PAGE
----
Now that the use of marijuana is legal in Canada, residential landlords should be thinking about how this will affect their rental properties.
Currently, the Residential Tenancies Act (the “Act”) does not include provisions about smoking substances of any kind in a rental unit. The Smoke-Free Ontario Act, 1994 does, however, ban smoking in common areas, in apartment buildings or condominiums. This includes elevators, stairwells, hallways, parking garages, laundry facilities, lobbies, exercise areas and party or entertainment rooms. Additionally, landlords do have the right to ban tobacco smoking if it is stipulated in their lease and the tenant signs same. Otherwise, a tenant may smoke in their own unit.
According to the Ontario Government, the same rules will likely apply to marijuana; therefore, post-legalization, landlords should be able to prohibit smoking marijuana in rental units, provided that wording is in their lease. Presently, Ontario’s tenancy laws prohibit changing a lease during a tenancy, landlords who have not already prohibited smoking in a lease, will have to wait for a new tenant to include that provision in the lease, or discuss possible alternatives with a lawyer.
One exception to the smoking prohibition in a lease may be for a tenant who relies on the Ontario Human Rights Code (“the Code”) to justify a breach. This requires that the tenant be able to claim that he or she uses marijuana for medicinal purposes. Even in these circumstances and for these tenants, comprises may be made, for example, it may be an option that marijuana could be consumed orally.
Currently, the Access to Cannabis for Medical Purposes Regulations apply to permit limited cannabis growing by an authorized person (i.e. one with a prescription). However, the right to grow is not absolute, nor is it likely to be so in the future.
Under current regulations, an eligible grower must comply with applicable provincial and municipal laws relative to health and safety, including but not limited to applicable building, fire and electrical codes. Post-legalization, it is expected similar rules will apply, but it is unlikely that those rules will operate without regard to the legal interests of rental property owners and other occupants of rented residential premises.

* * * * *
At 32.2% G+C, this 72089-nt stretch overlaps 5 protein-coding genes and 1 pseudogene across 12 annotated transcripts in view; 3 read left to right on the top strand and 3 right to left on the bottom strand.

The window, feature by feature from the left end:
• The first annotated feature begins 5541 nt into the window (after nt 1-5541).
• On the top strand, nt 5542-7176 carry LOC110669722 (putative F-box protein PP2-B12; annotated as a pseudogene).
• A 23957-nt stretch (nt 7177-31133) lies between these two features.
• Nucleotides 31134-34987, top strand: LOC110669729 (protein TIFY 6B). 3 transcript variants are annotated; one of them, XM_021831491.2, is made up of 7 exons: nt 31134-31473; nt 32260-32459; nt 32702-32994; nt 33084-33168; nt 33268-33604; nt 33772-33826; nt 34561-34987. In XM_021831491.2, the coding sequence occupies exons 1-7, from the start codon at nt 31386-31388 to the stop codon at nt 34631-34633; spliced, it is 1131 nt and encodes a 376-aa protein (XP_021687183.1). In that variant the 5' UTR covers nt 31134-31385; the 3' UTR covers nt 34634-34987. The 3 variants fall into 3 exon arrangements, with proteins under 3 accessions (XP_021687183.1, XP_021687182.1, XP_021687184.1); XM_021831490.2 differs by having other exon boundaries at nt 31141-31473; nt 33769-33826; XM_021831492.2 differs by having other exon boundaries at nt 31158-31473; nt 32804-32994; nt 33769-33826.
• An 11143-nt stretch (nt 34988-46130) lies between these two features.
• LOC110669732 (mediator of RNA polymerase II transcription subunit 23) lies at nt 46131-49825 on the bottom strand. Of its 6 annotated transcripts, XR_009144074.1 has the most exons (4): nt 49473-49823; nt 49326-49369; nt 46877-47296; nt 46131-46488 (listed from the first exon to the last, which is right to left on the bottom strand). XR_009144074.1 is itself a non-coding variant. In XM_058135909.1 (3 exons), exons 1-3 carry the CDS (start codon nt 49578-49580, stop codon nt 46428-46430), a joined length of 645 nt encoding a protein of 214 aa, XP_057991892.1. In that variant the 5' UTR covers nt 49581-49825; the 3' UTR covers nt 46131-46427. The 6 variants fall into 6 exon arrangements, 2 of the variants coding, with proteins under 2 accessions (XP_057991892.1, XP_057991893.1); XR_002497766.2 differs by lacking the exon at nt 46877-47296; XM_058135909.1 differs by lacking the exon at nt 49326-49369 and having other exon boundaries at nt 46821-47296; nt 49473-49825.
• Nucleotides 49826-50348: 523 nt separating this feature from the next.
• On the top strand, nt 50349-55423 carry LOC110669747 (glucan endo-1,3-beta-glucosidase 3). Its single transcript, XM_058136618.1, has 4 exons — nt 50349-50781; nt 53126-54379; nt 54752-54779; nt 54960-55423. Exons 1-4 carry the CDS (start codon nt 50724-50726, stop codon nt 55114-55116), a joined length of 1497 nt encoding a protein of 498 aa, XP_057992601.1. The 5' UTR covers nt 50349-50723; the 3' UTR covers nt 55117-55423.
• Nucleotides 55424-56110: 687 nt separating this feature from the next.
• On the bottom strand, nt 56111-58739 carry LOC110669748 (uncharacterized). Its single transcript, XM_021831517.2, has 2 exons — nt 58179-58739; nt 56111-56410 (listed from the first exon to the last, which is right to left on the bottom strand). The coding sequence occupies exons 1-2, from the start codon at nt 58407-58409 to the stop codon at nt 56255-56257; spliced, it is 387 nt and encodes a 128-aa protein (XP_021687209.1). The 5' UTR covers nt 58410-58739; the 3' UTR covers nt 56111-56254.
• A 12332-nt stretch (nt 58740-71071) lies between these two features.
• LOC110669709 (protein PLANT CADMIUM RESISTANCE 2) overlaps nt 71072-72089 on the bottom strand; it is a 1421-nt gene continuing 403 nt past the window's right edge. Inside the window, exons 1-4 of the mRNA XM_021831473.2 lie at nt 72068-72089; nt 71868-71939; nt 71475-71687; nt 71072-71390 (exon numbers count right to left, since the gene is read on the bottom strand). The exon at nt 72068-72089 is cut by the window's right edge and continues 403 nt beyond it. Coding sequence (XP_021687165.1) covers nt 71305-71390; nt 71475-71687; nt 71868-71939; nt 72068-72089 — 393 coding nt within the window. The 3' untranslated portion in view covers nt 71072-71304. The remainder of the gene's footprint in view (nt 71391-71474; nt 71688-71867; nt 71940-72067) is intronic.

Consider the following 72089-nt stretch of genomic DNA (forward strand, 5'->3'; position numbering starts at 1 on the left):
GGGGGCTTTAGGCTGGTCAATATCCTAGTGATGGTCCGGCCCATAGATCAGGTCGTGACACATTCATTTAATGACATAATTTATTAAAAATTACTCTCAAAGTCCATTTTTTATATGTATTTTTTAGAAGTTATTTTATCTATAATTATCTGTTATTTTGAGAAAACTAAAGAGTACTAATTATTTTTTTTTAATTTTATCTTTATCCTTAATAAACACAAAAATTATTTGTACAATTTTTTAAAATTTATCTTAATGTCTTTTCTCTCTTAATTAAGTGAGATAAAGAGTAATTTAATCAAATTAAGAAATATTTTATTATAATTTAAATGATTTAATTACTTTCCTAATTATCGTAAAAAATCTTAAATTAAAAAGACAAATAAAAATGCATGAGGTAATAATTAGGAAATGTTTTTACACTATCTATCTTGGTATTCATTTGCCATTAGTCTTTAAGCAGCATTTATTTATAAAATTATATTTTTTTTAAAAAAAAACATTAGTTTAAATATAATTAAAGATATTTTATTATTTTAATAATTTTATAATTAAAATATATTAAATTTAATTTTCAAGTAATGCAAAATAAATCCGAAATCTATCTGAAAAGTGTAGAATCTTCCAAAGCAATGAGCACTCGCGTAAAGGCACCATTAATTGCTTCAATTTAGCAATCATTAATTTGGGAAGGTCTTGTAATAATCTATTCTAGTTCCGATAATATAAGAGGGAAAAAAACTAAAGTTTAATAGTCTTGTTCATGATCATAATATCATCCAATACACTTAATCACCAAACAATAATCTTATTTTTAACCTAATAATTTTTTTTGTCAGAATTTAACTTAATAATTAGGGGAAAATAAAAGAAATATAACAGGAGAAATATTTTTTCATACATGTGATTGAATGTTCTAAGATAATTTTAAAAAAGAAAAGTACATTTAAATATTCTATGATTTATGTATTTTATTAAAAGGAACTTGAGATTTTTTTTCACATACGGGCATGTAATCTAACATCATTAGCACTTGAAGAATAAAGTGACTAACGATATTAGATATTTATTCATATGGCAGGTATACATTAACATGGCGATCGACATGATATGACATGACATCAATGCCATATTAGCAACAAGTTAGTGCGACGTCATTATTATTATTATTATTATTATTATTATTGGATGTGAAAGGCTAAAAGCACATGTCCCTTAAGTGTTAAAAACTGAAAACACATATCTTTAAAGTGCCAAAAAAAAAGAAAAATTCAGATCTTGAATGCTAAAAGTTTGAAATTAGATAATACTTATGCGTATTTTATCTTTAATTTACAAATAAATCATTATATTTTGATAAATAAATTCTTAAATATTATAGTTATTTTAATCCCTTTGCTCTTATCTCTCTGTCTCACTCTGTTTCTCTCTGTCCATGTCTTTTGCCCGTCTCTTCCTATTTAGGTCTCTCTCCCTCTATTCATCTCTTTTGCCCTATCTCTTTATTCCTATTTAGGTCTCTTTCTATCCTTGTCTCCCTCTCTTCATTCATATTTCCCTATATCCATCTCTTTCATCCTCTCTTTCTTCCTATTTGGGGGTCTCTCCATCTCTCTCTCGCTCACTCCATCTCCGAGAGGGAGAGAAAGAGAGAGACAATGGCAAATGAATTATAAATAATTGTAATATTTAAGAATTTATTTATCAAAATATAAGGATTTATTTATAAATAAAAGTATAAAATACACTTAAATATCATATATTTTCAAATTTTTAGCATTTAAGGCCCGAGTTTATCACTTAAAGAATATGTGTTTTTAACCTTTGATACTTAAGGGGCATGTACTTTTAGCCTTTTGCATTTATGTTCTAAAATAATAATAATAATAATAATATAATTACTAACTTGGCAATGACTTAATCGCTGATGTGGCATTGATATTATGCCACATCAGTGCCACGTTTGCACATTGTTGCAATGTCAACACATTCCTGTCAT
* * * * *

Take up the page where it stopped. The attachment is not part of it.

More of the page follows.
In Ontario, a landlord may prohibit cannabis growing in apartment units in a lease, subject to the requirements of the Code. The fact that an individual holds a prescription for medical cannabis does not mean that they are entitled to grow plants in their rental unit, particularly if they have agreed in their lease not to do so. If the person cultivates cannabis and relies on the Code and existing regulations as grounds to violate the lease, a landlord can challenge the position by invoking regulatory policies applicable to the accommodation of individuals with disabilities. For example, people who hold prescriptions can purchase the product, grow plants off site, have someone else grow plants on their behalf, or grow them in a designated area.
A person’s interest in growing cannabis must be balanced with the interest of the landlord to ensure that the health and safety of other residents and the physical integrity of the property are not put at risk by the activity of cannabis growth in a rental unit. Excess humidity (mold), excessive electricity consumption (if hydro is “included in the rent”), and alterations to the electrical system (increasing the risk of fire) are legitimate concerns for landlords and other tenants. In addition, there are security issues if cannabis production in a unit is known to third parties and finally, insurers may refuse to provide coverage for “grow-ops,” regardless of their size.
The legalization of recreational marijuana raises a number of questions and issues for landlords and it will be interesting to see how things play out over the upcoming months.